Batman: Nosferatu
Cover to Batman: Nosferatu, art by Ted McKeever.
Publication information
PublisherDC Comics
Publication date1999
No. of issues1
Main character(s)Bruss Wayne-son
Dirk Gray-son
the Laughing Man
Creative team
Created byJean-Marc Lofficier
Randy Lofficier
Written byJean-Marc Lofficier
Randy Lofficier
Artist(s)Ted McKeever

Batman: Nosferatu is a DC Comics comic book and a Batman Elseworlds publication. It is the second part of a trilogy based on German Expressionist cinema, preceded by Superman's Metropolis and succeeded by Wonder Woman: The Blue Amazon. It was written by Jean-Marc Lofficier and Randy Lofficier, and illustrated by Ted McKeever.

The story of Batman: Nosferatu is "patterned" after the classic films Metropolis, The Cabinet of Dr. Caligari and, to a lesser extent, Nosferatu: A Symphony of Horror.


DC characters which appear in the story (in order of appearance):


Under Clarc Kent-son and Lois Lane's enlightened rule, Metropolis has begun to progress. Some resist that progress, such as Dr. Arkham, the head of an asylum, who holds "psychomantic" seances for the entertainment of the depraved rich of Metropolis. The star of these is the "Laughing Man", a white-faced, murderous creature, a prototype cyborg built by Lutor from one of Arkham's patients. Many other patients in the asylum are also experiments of Lutor, driven mad by his work. When Eschevin Gord-son tries to close Arkham down, the doctor sends the Laughing Man to kill him. Attorney Dirk Gray-son becomes suspicious of Arkham, but he, too, is killed by the Laughing Man. Dirk's friend, Bruss Wayne-son, and their mutual love interest Barbera Gord-son, are then drawn to investigate Arkham, after being turned down by the police and apparently ignored by the Super-Man and Lois, who have greater concerns that require their attention.

Wayne-son discovers Arkham is in league with the new Chancellor, Hender-son, and that the two are manipulating the city's aristocrats via knowledge of their secrets and the shows in the cabinet. He also hears the two plotting to kill both himself and Barbera with the Laughing Man. But during an attempted escape by the inmates in the asylum, he is captured and thrown into a great pit, at the bottom of which lie vast, sentient computers who once built Metropolis and still sustain it and watch over humanity. They turn Wayne-son into the "Nosferatu" and send him back to the city above.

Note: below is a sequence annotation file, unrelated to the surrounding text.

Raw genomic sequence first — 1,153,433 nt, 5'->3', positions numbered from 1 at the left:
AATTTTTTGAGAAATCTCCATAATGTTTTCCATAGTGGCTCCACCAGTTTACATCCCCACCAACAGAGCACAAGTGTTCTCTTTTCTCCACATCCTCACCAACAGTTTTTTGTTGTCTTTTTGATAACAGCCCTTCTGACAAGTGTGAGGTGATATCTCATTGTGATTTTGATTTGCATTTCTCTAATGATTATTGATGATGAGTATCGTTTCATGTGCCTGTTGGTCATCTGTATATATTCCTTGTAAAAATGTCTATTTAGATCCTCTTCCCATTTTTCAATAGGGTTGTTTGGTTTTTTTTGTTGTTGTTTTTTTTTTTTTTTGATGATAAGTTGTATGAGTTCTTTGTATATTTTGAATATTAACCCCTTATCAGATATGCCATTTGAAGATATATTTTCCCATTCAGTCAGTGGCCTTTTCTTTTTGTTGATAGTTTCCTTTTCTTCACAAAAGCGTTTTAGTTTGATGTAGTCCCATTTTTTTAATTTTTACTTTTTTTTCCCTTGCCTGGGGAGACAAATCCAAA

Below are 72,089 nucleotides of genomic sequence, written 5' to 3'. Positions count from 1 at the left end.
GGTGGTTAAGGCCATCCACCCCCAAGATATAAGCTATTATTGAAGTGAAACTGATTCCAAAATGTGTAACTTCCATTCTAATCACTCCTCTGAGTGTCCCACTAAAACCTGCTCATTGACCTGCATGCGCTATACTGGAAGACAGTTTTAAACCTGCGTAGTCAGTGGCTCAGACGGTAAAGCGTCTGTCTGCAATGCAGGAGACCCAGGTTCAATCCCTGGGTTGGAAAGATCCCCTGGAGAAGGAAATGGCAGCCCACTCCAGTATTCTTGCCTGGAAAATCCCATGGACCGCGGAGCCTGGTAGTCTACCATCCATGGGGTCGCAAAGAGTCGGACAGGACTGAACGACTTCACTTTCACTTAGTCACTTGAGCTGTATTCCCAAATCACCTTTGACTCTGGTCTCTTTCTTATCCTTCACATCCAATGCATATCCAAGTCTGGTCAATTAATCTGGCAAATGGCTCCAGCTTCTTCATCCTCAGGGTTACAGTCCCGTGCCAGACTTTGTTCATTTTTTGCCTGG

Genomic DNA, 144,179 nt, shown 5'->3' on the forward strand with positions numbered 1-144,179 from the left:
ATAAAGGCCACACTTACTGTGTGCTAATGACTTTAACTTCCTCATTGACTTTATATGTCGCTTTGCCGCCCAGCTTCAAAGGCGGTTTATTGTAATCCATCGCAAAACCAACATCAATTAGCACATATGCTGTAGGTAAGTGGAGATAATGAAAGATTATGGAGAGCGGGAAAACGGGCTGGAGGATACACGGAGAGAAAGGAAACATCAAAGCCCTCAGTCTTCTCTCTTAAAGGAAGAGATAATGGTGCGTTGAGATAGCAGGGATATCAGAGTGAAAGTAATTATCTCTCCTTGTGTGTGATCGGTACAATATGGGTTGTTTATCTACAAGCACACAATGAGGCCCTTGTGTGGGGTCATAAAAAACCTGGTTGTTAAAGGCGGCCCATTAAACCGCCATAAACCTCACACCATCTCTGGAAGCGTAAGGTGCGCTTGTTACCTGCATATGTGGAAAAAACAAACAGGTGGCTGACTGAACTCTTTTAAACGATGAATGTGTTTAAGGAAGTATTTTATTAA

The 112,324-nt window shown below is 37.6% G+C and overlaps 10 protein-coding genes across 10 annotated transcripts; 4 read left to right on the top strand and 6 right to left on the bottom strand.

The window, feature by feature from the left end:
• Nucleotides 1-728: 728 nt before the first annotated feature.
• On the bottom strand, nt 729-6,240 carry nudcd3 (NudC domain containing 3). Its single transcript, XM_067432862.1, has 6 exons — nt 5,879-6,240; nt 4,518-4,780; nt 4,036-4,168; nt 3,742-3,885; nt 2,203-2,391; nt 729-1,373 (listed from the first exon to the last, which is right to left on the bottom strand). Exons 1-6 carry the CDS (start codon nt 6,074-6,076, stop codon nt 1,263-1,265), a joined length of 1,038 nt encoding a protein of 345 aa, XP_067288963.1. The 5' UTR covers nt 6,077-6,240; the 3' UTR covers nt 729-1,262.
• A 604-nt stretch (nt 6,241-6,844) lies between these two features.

The Nosferatu saves Barbera and kills the Laughing Man, before attacking Arkham in his asylum. As he fights the orderlies, the inmates hail him as "the Master". While confronting both Dr. Arkham and Hender-son, the latter armed with a gun scavenged from Lutor's old lair and powered by the green stone that was taken from Lutor's chest, the Super-Man appears to investigate at Wayne-son's behest and is wounded by the weapon before the Nosferatu hurls Hender-son from the tower.

He is then confronted by the Super-Man, who believes there is no place for creatures of shadow in his city of light, while the Nosferatu calls him naïve and claims the inmates as his responsibility. They fight, eventually falling down into the Underworld. Their battle is inconclusive, with each mortally wounding the other. However, the ancient computers reveal themselves to the Super-Man and he realizes that there can be no light without shadows. The Nosferatu's job is to catch these shadows. The computers restore both combatants and the Super-Man accepts the Nosferatu's control over the night. Bruss Wayne-son ends up in charge of the asylum where Arkham is now a patient, trying to convince anyone who will listen that the new director is the Nosferatu.



This is the second part of a trilogy:

Writer Jean-Marc Lofficier had a fourth and final book planned, entitled The Green Light, which would have introduced counterparts of Green Lantern, the Flash and the Martian Manhunter (based on Leni Riefenstahl's Das Blaue Licht (U.S. title: The Blue Light (1932)) and Arnold Fanck's Der Weiße Rausch - Der Neue Wunder des Schneeschuhs (U.S. title: The White Ecstasy (1931)) (which also starred Leni Riefenstahl)), and a female version of Aquaman (based on Georg Wilhelm Pabst's Die Herrin von Atlantis (U.S. title: The Mistress of Atlantis) (1932)). The book would have dealt with the rediscovery of Earth, but it was never published and remains so to this day.[1]

See also